Jerusalem: Thousands of Years in the Making

Andy Mossack, a well-known British travel writer and the creator and presenter of BBC Radio’s “Where in the World is Andy” travelogue series, describes his visit to Jerusalem in his latest installment for Be sure to check back in for other insightful reviews from his travel exploits.

It was a sound that instantly transported me back thousands of years. The muezzin’s call to prayer from the minaret of the ancient mosque reverberated around the Old City of Jerusalem. For me, standing in the middle of the ancient Via Dolorosa, it was as if modern time had evaporated.

It was an extraordinary feeling. Jerusalem does that to you. It’s a city that evokes emotion — after all, Jews, Muslims and Christians see it as the spiritual center of their religion, and it’s the only city in the world that officially celebrates three Sabbaths in a week.

Jerusalem is a city of two parts, the old and the new. The old is unquestionably the reason why so many people come and visit every year. And it is truly a magical place, perched high on a hill and surrounded by a wall built in 1538 by the Ottoman king Suleiman the Magnificent, although there were many other walls built and destroyed over the years. But the new also has a lot to offer visitors, and you should put time aside to explore its many attractions too.

The Old City of Jerusalem

This ancient city is effectively split into four different quarters — Jewish, Muslim, Armenian and Christian — and each is accessed via specific “gates,” although these days there are no doors to open or close. It is roughly a kilometer in size, so it is walkable but hilly in parts. In fact there is a Ramparts Walk that will take you around the top of the wall, and for first-timers is an excellent way to orient yourself.

Dominating a large chunk of the Muslim and Christian quarters is the Arab souk, a teeming windy maze of merchants who’ll try to sell you everything from “antiques” to T-shirts. Be on your guard, and don’t hesitate to haggle furiously if you really want to buy something to take home. You might even be approached by people offering to show you parts of the “real cross” or to take you a guided tour. Just thank them, decline, and move on. It’s all part of the culture, so don’t get too grumpy. The food part of the souk is especially interesting, and it’s entertaining to watch locals bartering for a good deal.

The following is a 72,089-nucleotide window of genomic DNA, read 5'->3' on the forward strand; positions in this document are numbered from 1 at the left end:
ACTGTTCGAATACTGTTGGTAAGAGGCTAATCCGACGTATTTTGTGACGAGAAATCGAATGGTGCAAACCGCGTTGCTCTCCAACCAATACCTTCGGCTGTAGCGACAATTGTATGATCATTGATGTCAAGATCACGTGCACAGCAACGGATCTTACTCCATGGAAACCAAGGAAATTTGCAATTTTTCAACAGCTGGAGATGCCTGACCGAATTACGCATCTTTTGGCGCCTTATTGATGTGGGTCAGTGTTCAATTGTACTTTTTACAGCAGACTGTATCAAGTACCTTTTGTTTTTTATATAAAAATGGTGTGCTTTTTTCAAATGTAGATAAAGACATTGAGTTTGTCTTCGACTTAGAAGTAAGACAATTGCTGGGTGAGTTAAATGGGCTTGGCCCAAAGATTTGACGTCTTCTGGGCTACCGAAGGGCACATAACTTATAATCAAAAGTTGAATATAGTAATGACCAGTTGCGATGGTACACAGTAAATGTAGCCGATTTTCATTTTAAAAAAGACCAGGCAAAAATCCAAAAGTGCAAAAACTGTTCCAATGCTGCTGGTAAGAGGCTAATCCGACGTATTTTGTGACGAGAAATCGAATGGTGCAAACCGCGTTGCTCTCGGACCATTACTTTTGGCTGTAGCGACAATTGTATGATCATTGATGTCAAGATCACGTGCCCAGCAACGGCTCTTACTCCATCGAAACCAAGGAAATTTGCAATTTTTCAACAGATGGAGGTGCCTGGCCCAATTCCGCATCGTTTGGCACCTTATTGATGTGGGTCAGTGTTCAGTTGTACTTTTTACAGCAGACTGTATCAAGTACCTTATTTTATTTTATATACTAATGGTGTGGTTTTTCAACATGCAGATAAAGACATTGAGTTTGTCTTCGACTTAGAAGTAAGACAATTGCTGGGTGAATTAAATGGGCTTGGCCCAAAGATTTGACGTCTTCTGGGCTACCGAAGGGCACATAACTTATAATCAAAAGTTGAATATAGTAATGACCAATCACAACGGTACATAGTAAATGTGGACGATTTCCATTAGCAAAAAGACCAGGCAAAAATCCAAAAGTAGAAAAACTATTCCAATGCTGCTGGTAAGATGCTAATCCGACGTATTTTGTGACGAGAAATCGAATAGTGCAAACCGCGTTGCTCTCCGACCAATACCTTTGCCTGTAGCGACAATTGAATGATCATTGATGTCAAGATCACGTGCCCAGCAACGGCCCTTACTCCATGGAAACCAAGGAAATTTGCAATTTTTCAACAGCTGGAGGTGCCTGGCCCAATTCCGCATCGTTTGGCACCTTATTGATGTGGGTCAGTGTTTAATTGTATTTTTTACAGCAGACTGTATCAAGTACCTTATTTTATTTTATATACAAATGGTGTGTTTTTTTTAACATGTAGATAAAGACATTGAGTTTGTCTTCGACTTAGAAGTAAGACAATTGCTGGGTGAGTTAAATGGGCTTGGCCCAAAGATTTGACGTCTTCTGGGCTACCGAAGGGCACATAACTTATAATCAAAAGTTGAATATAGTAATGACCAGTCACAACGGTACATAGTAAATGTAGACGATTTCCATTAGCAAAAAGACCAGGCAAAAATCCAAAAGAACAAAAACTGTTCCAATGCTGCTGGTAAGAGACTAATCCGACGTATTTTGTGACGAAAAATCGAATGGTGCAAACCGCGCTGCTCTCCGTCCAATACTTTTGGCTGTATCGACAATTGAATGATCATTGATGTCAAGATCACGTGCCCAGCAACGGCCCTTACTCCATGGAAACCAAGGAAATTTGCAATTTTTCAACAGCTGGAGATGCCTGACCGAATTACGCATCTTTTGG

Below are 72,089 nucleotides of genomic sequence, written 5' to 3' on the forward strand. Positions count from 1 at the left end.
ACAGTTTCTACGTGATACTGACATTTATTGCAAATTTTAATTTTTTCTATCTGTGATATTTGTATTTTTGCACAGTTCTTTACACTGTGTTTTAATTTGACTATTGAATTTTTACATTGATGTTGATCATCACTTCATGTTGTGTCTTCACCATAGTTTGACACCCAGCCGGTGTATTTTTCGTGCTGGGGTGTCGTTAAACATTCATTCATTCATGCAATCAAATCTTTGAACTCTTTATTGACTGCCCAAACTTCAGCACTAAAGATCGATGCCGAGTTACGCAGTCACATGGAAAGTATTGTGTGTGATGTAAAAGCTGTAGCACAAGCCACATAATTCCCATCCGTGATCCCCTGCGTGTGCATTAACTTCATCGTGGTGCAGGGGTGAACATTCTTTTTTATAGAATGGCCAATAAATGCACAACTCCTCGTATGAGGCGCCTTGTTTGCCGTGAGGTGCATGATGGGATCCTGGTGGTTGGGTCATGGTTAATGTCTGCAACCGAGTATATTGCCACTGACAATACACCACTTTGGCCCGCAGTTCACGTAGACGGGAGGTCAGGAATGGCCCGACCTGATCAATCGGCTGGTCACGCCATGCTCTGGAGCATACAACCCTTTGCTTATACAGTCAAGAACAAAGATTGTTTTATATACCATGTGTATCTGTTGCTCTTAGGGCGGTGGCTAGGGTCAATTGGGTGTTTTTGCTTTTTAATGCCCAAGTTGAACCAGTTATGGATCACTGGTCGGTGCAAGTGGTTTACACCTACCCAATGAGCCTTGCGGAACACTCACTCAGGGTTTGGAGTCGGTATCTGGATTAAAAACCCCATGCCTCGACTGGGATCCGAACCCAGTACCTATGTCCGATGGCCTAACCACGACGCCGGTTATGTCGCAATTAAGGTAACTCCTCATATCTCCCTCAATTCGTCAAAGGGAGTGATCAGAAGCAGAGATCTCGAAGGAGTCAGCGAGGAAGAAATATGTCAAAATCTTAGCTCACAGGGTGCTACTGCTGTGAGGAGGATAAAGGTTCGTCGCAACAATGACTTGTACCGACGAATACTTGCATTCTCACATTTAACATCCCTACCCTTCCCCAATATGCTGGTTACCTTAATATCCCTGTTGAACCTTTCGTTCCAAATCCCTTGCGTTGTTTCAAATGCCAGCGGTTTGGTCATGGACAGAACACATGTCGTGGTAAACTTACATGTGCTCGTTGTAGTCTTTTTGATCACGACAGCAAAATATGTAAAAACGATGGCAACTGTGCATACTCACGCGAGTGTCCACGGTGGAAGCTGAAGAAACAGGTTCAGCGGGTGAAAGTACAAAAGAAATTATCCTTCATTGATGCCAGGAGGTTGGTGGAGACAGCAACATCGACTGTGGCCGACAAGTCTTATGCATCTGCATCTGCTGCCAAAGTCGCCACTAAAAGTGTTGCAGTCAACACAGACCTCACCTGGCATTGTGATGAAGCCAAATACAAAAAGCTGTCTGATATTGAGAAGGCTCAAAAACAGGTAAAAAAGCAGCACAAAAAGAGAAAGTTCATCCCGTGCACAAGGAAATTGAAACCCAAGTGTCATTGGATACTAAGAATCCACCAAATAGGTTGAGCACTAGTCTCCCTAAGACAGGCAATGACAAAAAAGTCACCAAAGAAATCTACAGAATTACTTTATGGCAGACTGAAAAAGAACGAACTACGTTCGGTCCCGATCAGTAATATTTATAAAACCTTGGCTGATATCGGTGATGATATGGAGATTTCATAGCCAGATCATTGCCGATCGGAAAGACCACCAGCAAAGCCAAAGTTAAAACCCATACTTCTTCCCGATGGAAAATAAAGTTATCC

What to do in The Old City

The Old City contains the holiest sites of the three religions: The Church of the Holy Sepulchre, the place where it is said Jesus was crucified and resurrected; The Dome of the Rock, where Mohammed rose up to Heaven; and The Western Wall, the last remaining supporting wall of the destroyed second Jewish Temple.

Walk the Via Dolorosa in the footsteps of Jesus, and go to the Mount of Olives east of the Old City and visit Mary’s tomb and the Garden of Gethsemane. Book a tour of the newly opened tunnels under the Western Wall, where there is another 200 feet of the Western Wall with stones dating back to Herod’s time. Just outside Zion Gate is The City of David excavations, a fantastic tour of the original site of city of Jerusalem and walk through Hezekiah’s water tunnel hewn out by stonemasons thousands of years ago. Eat with the locals and go to Abu Shukri on the corner of el-wad and the Via Dolorosa for the best hummus and falafel anywhere.

The New City of Jerusalem

Among the tree-lined boulevards and parks, you’ll find a city where traditional thinking lives side by side with modernism. From the ultra orthodox area of Mea Shearim to the architecture of the Knesset building, from the bustling Mahane Yehuda market to the recently opened Mamilla shopping precinct. Outside the Old City, Jerusalem continues to evolve, expand and regenerate seemingly without losing any of its charm and draw. It’s now a very big city, and you’ll need to travel by bus or taxi to see all the sights. There are many high-end hotels and restaurants here, and art galleries, museums and cultural centers that are the envy of counties all over the globe.

Things to do in New Jerusalem

Ben Yehuda Street, King George Street and Jaffa Road are the main areas of shopping activity, but for a taste of local life go to the Mahane Yehuda food market. Visit the Israel Museum and see the Dead Sea Scrolls; go to The Knesset, Israel’s parliament building; and make sure you have time to visit Yad Vashem, Israel’s revered Holocaust campus.

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